Russia's Arctic LNG 2 suspends gas liquefaction amid sanctions, lack of tankers

(Reuters) - Novatek, Russia's largest producer of LNG, has suspended production at its Arctic LNG 2 project due to sanctions and a shortage of gas tankers, two sources familiar with the matter told Reuters on Tuesday.

The project had been hoping to start commercial deliveries in the first quarter of this year. But plans were complicated last year when it was included in Western sanctions over Russia's conflict in Ukraine, prompting foreign shareholders to freeze participation and Novatek to issue a force majeure.

The decision to suspend converting natural gas to LNG is a blow to Russia's goal to capture a fifth of the global LNG market by 2030-2035. It is currently the world's fourth-largest LNG producer with annual exports of 32.6 million metric tons.

Novatek, which started tentative LNG production at the first of the plant's planned three trains in December, did not reply to a request for comment.

"Train one will remain shut until at least the end of June," one of the sources told Reuters, adding that construction activities for the project were still ongoing.

The other two trains are due to be delivered to the site by sea in future from the port of Murmansk. The three trains are together targeted to produce 19.8 million metric tons per year of LNG and 1.6 million tons per year of stable gas condensate.

The sources said the main problem was a lack of specialist tankers capable of transporting LNG - which is cooled to minus 163 degrees Celsius (minus 261.4 Fahrenheit) - and cutting through thick sea ice.

Separately, the Vedomosti newspaper said on Tuesday that natural gas output at the project had fallen sharply to 83 million cubic metres (mcm) in February due to a delay in the start of LNG shipments.

The sources said production had been 425 mcm in December and 250 mcm in January.


Russia faces challenges in getting specialist gas tankers.

According to Novatek, 15 Arc7 ice-class tankers, able to cut through 2-meter-thick ice, will be built at Russia's Zvezda shipyard for Arctic LNG 2.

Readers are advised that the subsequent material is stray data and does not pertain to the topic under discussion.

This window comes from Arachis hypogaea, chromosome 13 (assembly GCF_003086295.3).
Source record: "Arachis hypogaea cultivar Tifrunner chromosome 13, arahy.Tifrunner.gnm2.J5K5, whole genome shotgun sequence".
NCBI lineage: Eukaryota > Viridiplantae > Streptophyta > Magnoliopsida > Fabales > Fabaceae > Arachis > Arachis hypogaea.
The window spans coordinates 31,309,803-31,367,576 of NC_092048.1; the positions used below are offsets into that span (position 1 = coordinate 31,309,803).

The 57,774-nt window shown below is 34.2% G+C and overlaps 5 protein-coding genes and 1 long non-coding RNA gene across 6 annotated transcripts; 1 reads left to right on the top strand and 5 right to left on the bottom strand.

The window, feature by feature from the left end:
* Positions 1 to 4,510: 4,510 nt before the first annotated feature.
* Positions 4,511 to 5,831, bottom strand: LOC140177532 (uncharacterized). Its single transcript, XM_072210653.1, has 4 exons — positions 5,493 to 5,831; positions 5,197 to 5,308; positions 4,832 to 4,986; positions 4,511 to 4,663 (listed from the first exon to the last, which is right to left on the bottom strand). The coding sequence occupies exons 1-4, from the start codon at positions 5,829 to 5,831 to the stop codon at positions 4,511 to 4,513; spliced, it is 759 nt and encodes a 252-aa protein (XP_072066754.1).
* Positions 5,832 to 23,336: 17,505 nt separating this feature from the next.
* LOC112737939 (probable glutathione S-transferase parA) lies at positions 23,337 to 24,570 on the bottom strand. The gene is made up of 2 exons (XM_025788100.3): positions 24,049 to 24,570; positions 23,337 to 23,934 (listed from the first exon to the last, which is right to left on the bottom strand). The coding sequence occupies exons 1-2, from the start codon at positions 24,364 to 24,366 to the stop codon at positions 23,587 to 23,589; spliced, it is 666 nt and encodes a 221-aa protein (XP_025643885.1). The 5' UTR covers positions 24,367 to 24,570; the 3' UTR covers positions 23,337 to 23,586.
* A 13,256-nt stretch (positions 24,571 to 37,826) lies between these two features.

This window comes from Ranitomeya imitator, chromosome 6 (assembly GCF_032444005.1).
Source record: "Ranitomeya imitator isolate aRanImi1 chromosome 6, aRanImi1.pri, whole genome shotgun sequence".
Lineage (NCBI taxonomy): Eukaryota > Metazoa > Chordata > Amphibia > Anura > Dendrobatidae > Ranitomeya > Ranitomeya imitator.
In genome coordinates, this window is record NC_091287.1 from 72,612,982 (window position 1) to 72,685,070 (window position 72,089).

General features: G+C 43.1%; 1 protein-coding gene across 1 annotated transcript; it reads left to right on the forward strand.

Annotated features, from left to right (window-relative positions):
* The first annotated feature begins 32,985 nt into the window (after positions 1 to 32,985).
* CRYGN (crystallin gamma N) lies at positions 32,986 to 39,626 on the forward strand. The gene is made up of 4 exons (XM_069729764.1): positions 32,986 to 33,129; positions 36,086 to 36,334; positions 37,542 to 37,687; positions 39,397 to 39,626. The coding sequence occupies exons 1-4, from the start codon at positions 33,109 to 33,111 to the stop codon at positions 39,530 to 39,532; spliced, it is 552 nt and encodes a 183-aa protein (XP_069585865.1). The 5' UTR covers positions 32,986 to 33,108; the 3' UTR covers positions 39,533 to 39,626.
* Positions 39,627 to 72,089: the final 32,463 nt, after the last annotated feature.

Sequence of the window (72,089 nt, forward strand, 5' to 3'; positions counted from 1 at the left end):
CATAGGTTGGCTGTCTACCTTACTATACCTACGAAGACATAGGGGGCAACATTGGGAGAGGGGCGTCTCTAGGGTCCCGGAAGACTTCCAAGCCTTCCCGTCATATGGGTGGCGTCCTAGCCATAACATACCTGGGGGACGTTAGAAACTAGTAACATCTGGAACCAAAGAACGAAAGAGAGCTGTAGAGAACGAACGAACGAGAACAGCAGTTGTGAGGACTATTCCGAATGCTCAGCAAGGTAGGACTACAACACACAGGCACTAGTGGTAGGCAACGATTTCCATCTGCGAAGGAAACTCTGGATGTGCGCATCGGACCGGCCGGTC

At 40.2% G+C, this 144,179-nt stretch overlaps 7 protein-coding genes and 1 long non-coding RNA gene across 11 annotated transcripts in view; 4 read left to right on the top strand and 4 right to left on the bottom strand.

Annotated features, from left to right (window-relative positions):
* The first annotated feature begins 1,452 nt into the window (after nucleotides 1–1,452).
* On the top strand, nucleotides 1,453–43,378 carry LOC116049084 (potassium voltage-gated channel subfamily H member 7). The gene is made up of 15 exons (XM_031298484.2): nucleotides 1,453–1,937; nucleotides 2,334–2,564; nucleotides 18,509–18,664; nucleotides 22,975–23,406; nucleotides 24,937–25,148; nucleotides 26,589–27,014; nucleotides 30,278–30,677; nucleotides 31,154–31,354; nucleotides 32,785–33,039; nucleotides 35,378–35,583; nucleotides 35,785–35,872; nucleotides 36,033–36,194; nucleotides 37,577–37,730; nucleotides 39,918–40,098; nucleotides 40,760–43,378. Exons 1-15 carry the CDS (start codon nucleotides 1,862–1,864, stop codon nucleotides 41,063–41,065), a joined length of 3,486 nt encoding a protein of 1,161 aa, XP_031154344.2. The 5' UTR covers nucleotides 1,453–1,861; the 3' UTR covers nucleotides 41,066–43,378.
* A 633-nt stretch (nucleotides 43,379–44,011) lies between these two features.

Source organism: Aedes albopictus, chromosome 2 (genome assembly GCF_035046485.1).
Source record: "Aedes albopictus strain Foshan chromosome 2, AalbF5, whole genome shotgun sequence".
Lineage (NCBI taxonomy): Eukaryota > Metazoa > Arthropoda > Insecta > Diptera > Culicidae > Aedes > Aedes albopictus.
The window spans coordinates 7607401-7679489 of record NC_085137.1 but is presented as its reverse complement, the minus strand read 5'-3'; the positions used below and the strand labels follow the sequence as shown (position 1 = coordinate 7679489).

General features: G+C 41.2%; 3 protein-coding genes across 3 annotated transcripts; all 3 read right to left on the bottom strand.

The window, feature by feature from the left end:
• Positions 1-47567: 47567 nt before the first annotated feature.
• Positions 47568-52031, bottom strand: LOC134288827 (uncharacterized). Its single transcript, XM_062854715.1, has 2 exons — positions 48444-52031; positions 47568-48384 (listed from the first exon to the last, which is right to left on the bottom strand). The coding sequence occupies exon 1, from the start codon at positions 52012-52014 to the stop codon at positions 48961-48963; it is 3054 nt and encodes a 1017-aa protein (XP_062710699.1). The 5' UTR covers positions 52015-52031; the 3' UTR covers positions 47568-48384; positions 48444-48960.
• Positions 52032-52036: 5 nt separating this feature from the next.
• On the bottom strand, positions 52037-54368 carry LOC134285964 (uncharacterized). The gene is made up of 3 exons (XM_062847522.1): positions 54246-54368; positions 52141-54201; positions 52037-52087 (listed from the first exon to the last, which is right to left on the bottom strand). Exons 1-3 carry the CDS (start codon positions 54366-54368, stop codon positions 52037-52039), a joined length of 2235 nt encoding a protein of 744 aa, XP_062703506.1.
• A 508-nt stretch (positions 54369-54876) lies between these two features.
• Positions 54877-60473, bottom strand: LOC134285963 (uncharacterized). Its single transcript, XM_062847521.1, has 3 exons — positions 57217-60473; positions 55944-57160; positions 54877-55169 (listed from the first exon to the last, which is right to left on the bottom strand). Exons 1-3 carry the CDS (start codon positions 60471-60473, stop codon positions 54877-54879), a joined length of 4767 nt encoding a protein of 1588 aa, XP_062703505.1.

Six more Arc7 tankers were due to be built by Hanwha Ocean, formerly Daewoo Shipbuilding & Marine Engineering, including three for Russia's leading tanker group Sovcomflot and three for Japan's Mitsui O.S.K. Lines.

However, the three tankers ordered by Sovcomflot were cancelled due to the sanctions against Russia, Hanwha said last year in regulatory filings.

Ice-class tankers usually have double hulls - strengthened structures to withstand the pressure of ice - and reinforced propellers.

So far, only three suitable gas tankers have been built for Arctic LNG 2, according to public information: the Alexei Kosygin, Pyotr Stolypin and Sergei Witte vessels.

Russian Deputy Prime Minister Alexander Novak, responding to a question on when the first LNG cargo would be delivered from the project, said on Friday that "the company is dealing with the issues, corresponding talks are under way".

"Their main problem is with the tankers," he added.

Ronald Smith, a senior oil and gas analyst at Moscow-based BCS brokerage, said it was unclear when - or even if - the project could get the tankers.

"Novatek is very well managed and may find a work-around to get completed ships transferred to the project somehow in the near future, or those ships may remain stuck in shipyards for an extended period of time," he said.

Arctic LNG 2 is led by Novatek, which holds a 60% stake. The other shareholders are France's TotalEnergies TTEF.PA, China's CNPC and CNOOC, and Japan Arctic LNG - a consortium of Mitsui & Co, Ltd. 8031.T and JOGMEC - each holding a 10% stake.

Mitsui declined to comment and TotalEnergies referred comments to Novatek. The other shareholders were not immediately available to comment.

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